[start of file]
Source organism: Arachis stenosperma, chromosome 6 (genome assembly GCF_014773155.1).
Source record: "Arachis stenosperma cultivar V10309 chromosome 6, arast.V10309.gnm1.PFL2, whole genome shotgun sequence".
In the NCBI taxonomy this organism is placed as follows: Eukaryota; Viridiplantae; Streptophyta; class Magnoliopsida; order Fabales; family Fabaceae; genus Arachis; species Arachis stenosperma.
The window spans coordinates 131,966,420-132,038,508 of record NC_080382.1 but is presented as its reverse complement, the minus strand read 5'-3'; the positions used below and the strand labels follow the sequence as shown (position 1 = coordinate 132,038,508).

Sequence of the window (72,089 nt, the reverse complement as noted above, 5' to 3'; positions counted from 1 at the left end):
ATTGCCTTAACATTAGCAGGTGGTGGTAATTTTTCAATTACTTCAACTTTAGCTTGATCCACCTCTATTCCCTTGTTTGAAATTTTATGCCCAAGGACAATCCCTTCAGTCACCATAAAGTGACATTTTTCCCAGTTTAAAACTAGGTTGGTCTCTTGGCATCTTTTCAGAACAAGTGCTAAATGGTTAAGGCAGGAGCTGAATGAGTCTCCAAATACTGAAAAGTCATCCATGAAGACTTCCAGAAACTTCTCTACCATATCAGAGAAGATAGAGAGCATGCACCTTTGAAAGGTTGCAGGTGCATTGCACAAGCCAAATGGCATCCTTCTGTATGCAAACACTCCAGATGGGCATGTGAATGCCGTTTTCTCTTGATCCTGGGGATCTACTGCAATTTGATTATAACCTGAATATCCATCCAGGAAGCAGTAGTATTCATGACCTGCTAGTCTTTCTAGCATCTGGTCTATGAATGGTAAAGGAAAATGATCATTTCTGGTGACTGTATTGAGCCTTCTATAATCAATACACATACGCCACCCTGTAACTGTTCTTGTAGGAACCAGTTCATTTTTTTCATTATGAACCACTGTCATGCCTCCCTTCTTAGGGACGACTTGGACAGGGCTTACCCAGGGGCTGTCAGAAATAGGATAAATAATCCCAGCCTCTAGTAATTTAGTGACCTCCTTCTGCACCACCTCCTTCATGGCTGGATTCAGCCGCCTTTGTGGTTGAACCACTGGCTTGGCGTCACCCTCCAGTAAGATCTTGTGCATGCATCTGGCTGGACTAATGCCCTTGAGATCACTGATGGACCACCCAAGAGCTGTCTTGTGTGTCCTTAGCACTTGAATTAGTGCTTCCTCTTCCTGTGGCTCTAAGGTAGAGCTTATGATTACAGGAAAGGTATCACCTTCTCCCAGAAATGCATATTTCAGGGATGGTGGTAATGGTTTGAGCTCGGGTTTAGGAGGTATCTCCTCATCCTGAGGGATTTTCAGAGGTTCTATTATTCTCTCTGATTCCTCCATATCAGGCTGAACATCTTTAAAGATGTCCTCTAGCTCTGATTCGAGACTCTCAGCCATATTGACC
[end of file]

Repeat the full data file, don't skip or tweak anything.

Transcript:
Source organism: Arachis stenosperma, chromosome 6 (genome assembly GCF_014773155.1).
Source record: "Arachis stenosperma cultivar V10309 chromosome 6, arast.V10309.gnm1.PFL2, whole genome shotgun sequence".
In the NCBI taxonomy this organism is placed as follows: Eukaryota; Viridiplantae; Streptophyta; class Magnoliopsida; order Fabales; family Fabaceae; genus Arachis; species Arachis stenosperma.
The window spans coordinates 131,966,420-132,038,508 of record NC_080382.1 but is presented as its reverse complement, the minus strand read 5'-3'; the positions used below and the strand labels follow the sequence as shown (position 1 = coordinate 132,038,508).

Sequence of the window (72,089 nt, the reverse complement as noted above, 5' to 3'; positions counted from 1 at the left end):
ATTGCCTTAACATTAGCAGGTGGTGGTAATTTTTCAATTACTTCAACTTTAGCTTGATCCACCTCTATTCCCTTGTTTGAAATTTTATGCCCAAGGACAATCCCTTCAGTCACCATAAAGTGACATTTTTCCCAGTTTAAAACTAGGTTGGTCTCTTGGCATCTTTTCAGAACAAGTGCTAAATGGTTAAGGCAGGAGCTGAATGAGTCTCCAAATACTGAAAAGTCATCCATGAAGACTTCCAGAAACTTCTCTACCATATCAGAGAAGATAGAGAGCATGCACCTTTGAAAGGTTGCAGGTGCATTGCACAAGCCAAATGGCATCCTTCTGTATGCAAACACTCCAGATGGGCATGTGAATGCCGTTTTCTCTTGATCCTGGGGATCTACTGCAATTTGATTATAACCTGAATATCCATCCAGGAAGCAGTAGTATTCATGACCTGCTAGTCTTTCTAGCATCTGGTCTATGAATGGTAAAGGAAAATGATCATTTCTGGTGACTGTATTGAGCCTTCTATAATCAATACACATACGCCACCCTGTAACTGTTCTTGTAGGAACCAGTTCATTTTTTTCATTATGAACCACTGTCATGCCTCCCTTCTTAGGGACGACTTGGACAGGGCTTACCCAGGGGCTGTCAGAAATAGGATAAATAATCCCAGCCTCTAGTAATTTAGTGACCTCCTTCTGCACCACCTCCTTCATGGCTGGATTCAGCCGCCTTTGTGGTTGAACCACTGGCTTGGCGTCACCCTCCAGTAAGATCTTGTGCATGCATCTGGCTGGACTAATGCCCTTGAGATCACTGATGGACCACCCAAGAGCTGTCTTGTGTGTCCTTAGCACTTGAATTAGTGCTTCCTCTTCCTGTGGCTCTAAGGTAGAGCTTATGATTACAGGAAAGGTATCACCTTCTCCCAGAAATGCATATTTCAGGGATGGTGGTAATGGTTTGAGCTCGGGTTTAGGAGGTATCTCCTCATCCTGAGGGATTTTCAGAGGTTCTATTATTCTCTCTGATTCCTCCATATCAGGCTGAACATCTTTAAAGATGTCCTCTAGCTCTGATTCGAGACTCTCAGCCATATTGACC